The games were officially opened on February 4, 1972, with a ceremony led by King Birendra of Nepal. The following day, Japanese Emperor Hirohito made his first public appearance since the end of World War II when he greeted participants at a banquet.
In total, 24 events were held during these games: 10 winter sports disciplines and 14 summer sports. Sapporo hosted four of those events: two each in ice hockey and speed skating. All other events took place within the Tokyo metropolitan area.
The Summer Olympics in Antwerp in 1920 also marked the start of Japan's nearly uninterrupted winning record. Japan has attended every summer Olympics except the 1948 Summer Games, which they were barred from attending, and the 1980 Games, which they boycotted as part of the American-led boycott of the Summer Olympics, which were held in Moscow, USSR.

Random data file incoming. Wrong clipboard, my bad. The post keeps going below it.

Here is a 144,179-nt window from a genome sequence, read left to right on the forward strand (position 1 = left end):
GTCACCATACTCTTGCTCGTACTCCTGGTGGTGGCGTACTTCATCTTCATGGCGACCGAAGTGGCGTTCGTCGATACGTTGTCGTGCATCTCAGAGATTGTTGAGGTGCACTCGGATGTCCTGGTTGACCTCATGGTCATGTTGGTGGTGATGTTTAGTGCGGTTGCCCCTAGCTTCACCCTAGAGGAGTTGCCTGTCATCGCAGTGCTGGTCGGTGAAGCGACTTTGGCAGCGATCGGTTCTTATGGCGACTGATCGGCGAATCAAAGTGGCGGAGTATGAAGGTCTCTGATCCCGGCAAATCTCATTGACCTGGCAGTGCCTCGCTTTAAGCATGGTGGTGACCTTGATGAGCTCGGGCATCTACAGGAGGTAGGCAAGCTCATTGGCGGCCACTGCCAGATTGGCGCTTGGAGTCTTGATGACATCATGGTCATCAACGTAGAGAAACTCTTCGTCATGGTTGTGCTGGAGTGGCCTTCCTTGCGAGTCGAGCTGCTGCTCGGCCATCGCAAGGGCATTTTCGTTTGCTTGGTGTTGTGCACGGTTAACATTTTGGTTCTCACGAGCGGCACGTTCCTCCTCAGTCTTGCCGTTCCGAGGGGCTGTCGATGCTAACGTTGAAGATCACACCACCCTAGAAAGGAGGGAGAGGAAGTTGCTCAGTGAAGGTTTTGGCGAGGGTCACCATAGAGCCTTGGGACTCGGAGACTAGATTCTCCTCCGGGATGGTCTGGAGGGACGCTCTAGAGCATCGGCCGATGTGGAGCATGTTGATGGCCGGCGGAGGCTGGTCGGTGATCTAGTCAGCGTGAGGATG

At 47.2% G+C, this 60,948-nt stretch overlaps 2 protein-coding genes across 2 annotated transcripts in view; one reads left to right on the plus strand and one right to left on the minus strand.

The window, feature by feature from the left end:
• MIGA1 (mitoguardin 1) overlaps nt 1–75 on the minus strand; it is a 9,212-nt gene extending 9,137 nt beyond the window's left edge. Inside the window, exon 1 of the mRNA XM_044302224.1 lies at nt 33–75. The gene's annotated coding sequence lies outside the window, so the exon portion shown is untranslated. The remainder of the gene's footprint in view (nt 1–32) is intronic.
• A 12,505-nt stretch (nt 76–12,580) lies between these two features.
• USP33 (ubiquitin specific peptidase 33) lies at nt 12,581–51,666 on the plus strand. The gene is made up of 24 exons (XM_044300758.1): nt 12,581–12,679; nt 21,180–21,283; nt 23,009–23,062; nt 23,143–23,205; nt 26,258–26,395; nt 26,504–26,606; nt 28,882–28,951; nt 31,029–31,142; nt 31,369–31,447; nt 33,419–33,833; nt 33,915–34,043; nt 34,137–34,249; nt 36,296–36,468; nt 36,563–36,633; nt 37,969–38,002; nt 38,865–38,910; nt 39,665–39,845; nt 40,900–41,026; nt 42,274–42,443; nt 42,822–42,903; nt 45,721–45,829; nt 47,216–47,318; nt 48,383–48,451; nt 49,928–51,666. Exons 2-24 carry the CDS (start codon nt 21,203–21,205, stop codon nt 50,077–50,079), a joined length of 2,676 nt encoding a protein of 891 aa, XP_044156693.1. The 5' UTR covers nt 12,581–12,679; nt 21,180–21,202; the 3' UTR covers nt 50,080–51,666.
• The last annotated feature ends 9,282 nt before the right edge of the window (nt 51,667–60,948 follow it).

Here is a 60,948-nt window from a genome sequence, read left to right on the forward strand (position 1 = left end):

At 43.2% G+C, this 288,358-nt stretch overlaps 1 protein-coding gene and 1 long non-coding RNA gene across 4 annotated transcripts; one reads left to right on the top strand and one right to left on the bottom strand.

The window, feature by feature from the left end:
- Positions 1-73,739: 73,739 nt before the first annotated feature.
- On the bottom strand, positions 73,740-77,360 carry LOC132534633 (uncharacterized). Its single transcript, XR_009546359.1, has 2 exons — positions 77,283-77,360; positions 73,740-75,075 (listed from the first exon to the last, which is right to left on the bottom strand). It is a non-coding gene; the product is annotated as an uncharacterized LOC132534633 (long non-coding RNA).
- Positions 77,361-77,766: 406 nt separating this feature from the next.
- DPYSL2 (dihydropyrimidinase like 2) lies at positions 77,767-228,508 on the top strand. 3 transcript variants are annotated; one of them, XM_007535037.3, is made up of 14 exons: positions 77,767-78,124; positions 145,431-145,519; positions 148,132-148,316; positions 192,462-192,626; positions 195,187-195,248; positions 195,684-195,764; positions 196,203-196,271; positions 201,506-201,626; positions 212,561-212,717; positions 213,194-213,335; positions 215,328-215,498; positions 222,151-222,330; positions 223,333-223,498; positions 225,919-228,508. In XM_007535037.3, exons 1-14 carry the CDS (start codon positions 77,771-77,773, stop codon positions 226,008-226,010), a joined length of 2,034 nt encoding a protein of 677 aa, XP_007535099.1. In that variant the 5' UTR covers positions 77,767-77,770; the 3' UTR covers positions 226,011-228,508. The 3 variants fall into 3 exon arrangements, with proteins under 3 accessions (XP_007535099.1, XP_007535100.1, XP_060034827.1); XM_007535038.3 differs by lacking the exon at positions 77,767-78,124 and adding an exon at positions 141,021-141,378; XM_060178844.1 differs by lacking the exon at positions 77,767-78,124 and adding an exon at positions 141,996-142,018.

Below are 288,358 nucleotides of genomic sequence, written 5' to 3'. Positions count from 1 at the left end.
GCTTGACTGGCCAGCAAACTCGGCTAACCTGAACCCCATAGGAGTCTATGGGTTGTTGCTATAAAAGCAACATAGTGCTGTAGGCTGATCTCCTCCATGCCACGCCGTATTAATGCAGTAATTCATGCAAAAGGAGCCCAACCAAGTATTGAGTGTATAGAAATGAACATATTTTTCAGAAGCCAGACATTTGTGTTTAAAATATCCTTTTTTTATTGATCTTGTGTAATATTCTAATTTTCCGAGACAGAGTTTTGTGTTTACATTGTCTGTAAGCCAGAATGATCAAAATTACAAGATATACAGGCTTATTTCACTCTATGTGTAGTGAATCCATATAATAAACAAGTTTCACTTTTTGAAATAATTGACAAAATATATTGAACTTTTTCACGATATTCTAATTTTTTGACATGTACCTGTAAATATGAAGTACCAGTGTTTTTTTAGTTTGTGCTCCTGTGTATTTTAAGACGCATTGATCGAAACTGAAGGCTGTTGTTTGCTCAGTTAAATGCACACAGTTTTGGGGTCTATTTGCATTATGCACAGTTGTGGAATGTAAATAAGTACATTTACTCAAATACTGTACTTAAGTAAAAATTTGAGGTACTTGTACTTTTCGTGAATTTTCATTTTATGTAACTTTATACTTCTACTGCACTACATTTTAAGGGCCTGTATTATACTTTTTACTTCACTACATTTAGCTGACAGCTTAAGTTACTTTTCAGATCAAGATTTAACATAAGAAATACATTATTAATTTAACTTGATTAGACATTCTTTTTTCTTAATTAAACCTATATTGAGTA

They hosted the Winter Games in Sapporo in 1972, and they were also one of the best teams. In 1998, they hosted the Winter Olympics once more in Nagano, where they captured 5 gold, 1 silver, and 4 bronze Olympic medals, placing them seventh overall that year and by far their finest result in the Winter Games.
Rio de Janeiro was the first South American city to host the Olympic Games in 2016. The inaugural Summer Games were staged exclusively throughout the winter season in 2016. The other two summer Olympics held in the southern hemisphere began in the winter and ended in the spring. In the month of August, the Olympics in Rio de Janeiro opened and concluded. The second summer Olympics, which will be held in Chile in 2021, begins in February and ends in March.
Rio de Janeiro hosted the Games because they could fit everything into a short period. The main event sites are within about 20 minutes' drive of each other, so athletes don't have to waste time traveling between them. The city also offered a low cost of living for competitors and their families.